The Fresh Loaf

News & Information for Amateur Bakers and Artisan Bread Enthusiasts

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Pan De Sal


Having migrated to Singapore five years ago (that long already?), I miss comfort food I grew up with back in Manila. The food which evokes the most memories is this Filipino breakfast bread. It's named Pandesal, or Bread of Salt. The name itself is a misnomer as over the decades it has become sweet than salty to suite the Filipino palate. They say that this breakfast roll is a barometer of the economy as it is common breakfast fare among the lower-income masses. You would know that the economy is bad if the roll gets smaller and sweeter (as the there would be no need to purchase filling and it will be a meal by itself). This breakfast roll is normally taken plain and dunked in coffee. It also serves as a sandwich carrier for everything from butter, cheese, sardines, corned beef, etc. It has also evolved into some gourmet variations baked with traditional Philippine meat fillings.


I had been craving for this the past few days and had been planning to bake it. Unfortunately, I never really found a good recipe until a few days ago. I read through a dinner roll recipe on a flour pack and thought I could modify it. And let me share this with you.


Pandesal


Makes 16 rolls


500g strong bread flour


50g barm starter


7g sachet Rapidrise Yeast


1 1/2 teaspoon sea salt


1 1/2 tablespoons sugar


175 ml tepid milk


150 ml tepid water 


50g bread crumbs


Mix together the flour, yeast, salt,sugar and the starter until it just gets mixed well, Then add the milk and water. It is best to hold back on a little water and just add as needed. Knead in a mixer using a dough hook for 8 minutes until the dough is smooth and leastic.


Shape into a ball and let rest on a lightly floured counter for about 10 minutes.


Shape into a rope (like a baguette in diameter). Roll the dough on a bed of bread crumbs. This addition of bread crumb coating is a signature finish of the roll. Once the rope is evenly but lightly(!) coated in crumbs, use a plastic bench scraper to cut the into 16 equal pieces.


Place on lightly-greased baking sheet with the cut-side up. If you examine the picture closely, you will see an oval rim on the top of the roll due to the cut. the top part will have little or no bread crumbs on it.


Cover the rolls with a damp tea towel for 15 minutes or until doubled in size.


Bake in a pre-heated oven at 220C for 12-15 minutes, spraying oven with water to create steam for the first 3 minutes. Bake until golden brown. Cool for 15 minutes and enjoy with butter, scrambled eggs or just with strong plain black coffee.


Brings back many memories...

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naughtyprata

My sourdough starter had been doing quite fine the past few days,as I had been paying closer attention to refreshing it lately. It was so lively yesterday morning I decided to make one of the recipes in Reinhart's BBA.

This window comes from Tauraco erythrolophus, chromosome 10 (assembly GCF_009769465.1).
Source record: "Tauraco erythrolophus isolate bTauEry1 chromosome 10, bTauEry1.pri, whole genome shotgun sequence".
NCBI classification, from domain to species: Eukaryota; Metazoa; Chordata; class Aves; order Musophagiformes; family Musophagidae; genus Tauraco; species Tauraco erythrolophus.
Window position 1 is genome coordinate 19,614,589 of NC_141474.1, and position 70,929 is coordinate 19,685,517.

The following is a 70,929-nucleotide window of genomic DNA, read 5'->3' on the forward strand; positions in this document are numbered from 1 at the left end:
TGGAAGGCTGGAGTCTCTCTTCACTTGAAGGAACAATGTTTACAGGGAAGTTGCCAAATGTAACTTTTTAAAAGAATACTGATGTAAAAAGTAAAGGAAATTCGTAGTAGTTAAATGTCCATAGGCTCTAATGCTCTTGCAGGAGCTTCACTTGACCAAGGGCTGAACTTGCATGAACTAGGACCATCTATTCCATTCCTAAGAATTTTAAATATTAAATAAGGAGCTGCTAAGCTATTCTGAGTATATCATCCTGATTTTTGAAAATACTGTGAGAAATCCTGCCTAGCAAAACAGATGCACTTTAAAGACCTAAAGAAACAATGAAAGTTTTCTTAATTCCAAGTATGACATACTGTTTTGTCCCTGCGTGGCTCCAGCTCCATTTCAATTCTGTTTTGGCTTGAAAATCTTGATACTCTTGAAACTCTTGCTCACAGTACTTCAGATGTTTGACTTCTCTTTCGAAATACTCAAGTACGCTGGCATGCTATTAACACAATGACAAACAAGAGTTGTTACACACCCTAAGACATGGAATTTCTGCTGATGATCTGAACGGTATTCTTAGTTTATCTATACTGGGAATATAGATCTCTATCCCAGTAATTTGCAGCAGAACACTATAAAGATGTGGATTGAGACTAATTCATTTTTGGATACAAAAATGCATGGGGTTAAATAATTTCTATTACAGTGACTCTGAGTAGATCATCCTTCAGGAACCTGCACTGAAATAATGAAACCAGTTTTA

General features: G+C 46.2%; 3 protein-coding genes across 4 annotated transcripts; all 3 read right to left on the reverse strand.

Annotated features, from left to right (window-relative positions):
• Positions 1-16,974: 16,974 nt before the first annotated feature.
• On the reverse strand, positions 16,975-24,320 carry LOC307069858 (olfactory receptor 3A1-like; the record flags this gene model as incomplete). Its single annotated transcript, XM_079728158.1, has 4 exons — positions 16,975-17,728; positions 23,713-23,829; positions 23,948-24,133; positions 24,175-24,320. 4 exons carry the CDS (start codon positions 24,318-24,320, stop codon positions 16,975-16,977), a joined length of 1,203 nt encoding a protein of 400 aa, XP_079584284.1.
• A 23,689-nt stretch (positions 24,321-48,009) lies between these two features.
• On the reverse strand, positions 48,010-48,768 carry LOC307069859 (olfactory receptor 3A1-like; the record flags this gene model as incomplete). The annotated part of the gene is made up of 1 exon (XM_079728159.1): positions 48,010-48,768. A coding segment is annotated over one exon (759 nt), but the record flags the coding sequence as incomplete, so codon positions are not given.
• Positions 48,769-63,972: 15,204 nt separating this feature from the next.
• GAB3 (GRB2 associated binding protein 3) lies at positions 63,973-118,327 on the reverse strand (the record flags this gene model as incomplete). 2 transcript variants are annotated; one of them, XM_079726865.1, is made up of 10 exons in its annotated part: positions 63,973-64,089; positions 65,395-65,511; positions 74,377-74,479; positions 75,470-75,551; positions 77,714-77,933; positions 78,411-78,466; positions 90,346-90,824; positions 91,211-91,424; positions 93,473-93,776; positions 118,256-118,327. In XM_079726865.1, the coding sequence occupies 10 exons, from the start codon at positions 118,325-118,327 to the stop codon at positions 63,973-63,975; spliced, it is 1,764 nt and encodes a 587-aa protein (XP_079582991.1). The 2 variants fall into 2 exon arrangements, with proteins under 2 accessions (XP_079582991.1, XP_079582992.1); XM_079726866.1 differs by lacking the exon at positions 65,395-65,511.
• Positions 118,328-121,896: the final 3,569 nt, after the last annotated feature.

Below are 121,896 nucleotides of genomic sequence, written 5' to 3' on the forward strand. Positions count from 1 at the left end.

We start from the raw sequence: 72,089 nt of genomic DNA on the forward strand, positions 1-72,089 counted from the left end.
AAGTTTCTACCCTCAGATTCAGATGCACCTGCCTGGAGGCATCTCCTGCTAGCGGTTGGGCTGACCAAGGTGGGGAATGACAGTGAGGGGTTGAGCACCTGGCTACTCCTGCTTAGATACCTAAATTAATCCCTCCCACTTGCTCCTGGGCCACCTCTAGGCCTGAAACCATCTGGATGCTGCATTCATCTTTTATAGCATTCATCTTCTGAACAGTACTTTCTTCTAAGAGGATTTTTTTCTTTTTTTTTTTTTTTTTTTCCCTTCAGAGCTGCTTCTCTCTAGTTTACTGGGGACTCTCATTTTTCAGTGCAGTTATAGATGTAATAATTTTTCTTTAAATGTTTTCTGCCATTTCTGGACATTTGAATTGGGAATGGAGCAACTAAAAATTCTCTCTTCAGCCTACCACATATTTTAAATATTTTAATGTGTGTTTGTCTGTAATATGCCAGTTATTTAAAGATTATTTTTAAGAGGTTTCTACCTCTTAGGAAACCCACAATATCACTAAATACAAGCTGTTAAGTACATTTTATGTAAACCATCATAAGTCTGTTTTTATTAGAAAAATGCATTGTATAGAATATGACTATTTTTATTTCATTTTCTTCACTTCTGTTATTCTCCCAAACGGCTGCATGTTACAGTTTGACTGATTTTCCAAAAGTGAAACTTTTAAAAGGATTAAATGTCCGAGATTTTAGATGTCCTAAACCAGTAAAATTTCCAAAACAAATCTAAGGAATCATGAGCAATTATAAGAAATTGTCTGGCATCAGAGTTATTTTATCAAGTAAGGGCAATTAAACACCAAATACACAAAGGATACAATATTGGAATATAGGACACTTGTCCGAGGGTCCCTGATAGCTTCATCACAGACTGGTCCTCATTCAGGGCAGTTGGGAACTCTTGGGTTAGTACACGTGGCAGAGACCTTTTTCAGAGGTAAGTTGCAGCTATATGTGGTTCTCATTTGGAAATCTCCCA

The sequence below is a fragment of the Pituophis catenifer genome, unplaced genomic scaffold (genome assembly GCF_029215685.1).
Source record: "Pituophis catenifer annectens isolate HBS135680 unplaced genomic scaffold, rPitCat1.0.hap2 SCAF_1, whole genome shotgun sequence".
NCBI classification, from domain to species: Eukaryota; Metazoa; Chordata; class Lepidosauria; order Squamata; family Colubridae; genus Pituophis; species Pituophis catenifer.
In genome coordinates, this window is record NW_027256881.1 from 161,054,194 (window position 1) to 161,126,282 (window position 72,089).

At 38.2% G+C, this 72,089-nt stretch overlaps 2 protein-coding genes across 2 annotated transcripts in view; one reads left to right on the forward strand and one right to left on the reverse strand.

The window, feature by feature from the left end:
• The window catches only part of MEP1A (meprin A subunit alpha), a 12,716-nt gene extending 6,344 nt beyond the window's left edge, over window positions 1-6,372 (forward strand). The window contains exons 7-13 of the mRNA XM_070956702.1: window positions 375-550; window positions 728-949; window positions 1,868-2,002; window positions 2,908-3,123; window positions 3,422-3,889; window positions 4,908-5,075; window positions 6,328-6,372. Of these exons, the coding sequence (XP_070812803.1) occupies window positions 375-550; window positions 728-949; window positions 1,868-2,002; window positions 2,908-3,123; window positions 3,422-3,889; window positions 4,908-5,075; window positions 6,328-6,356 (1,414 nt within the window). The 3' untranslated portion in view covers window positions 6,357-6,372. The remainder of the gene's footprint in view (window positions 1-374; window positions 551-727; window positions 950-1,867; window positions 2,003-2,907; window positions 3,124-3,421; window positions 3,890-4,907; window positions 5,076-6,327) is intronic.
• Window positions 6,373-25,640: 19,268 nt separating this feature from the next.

I was driving like a mad-man to get home from office (as best a mad-man Singapore's traffic laws would allow) anticipating my bread-baking adventure. I had to make a quick stop-over at the grocery as I had wanted to get some sharp cheddar cheese.


My wife was wondering why I had gone into the kitchen and started to mise en place in my shirt and tie. I brought out my starter from the fridge to take off the chill before I changed clothes. After which, I dove into my baking.  And here is the result...


I was so pleased with the results, I nearly ate half as soon as they cooled. I brought one to the office today and  was quickly consumed by my team with a few gulps of coffee. Seeing how my staff enjoyed it was even far better than great taste of the bread itself.


Very satisfying indeed!

naughtyprata's picture
naughtyprata

Hi, there!


I've been watching all this great content about bread making and have long wanted to participate in the discussions. I have been interested in baking bread for a long time and had taken some commercial bread making classes back in the Philippines, as well as some personal lessons from my old aunt who is a nun. It has best remained as a hobby for me till I got to Singapore where I wet my feet again. The Fresh Loaf site is quite inspiring and I have shared your site with some of my officemates. And yes, they get surprised that a guy like me is into baking.


Artisan flours are a bit hard to come by here except for some Gold Medal and Bob's Red Mill varieties and an occasional Waitrose strong bread flour from Down Under. The locally-milled flours do not perform as well specially with the extremely hot weather here.  


I've been trying out recipes from Reinhart, Bertinet and Berenbaum. Here are a few of my recent attempts - Bertinet's Guinness Loaf (w/o the Aniseed), Berenbaum's Flaxseed and White Sandwich Bread. I hope you enjoy these photos.


Cheers


Guinness LoafFlaxseed LoafSoft White Sandwhich Loaf

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